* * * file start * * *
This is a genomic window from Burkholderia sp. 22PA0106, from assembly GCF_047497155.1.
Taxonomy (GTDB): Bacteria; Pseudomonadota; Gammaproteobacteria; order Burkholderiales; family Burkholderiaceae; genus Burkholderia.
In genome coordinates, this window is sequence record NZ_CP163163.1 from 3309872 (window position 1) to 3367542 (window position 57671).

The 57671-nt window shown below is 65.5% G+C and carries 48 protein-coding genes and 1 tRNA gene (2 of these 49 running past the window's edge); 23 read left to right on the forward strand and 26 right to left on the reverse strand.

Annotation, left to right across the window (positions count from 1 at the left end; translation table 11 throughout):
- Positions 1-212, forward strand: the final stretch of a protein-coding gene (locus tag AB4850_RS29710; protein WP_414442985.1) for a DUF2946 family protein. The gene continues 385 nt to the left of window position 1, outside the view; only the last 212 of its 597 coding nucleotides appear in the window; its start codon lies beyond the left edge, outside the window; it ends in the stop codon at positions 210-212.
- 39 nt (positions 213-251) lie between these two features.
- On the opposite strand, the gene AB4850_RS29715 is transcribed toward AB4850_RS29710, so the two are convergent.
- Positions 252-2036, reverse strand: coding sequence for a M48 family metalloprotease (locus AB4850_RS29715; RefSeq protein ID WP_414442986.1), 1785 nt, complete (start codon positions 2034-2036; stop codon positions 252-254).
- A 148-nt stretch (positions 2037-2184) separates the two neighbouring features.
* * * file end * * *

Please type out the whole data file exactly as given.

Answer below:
This is a genomic window from Burkholderia sp. 22PA0106, from assembly GCF_047497155.1.
Taxonomy (GTDB): Bacteria; Pseudomonadota; Gammaproteobacteria; order Burkholderiales; family Burkholderiaceae; genus Burkholderia.
In genome coordinates, this window is sequence record NZ_CP163163.1 from 3309872 (window position 1) to 3367542 (window position 57671).

The 57671-nt window shown below is 65.5% G+C and carries 48 protein-coding genes and 1 tRNA gene (2 of these 49 running past the window's edge); 23 read left to right on the forward strand and 26 right to left on the reverse strand.

Annotation, left to right across the window (positions count from 1 at the left end; translation table 11 throughout):
- Positions 1-212, forward strand: the final stretch of a protein-coding gene (locus tag AB4850_RS29710; protein WP_414442985.1) for a DUF2946 family protein. The gene continues 385 nt to the left of window position 1, outside the view; only the last 212 of its 597 coding nucleotides appear in the window; its start codon lies beyond the left edge, outside the window; it ends in the stop codon at positions 210-212.
- 39 nt (positions 213-251) lie between these two features.
- On the opposite strand, the gene AB4850_RS29715 is transcribed toward AB4850_RS29710, so the two are convergent.
- Positions 252-2036, reverse strand: coding sequence for a M48 family metalloprotease (locus AB4850_RS29715; RefSeq protein ID WP_414442986.1), 1785 nt, complete (start codon positions 2034-2036; stop codon positions 252-254).
- A 148-nt stretch (positions 2037-2184) separates the two neighbouring features.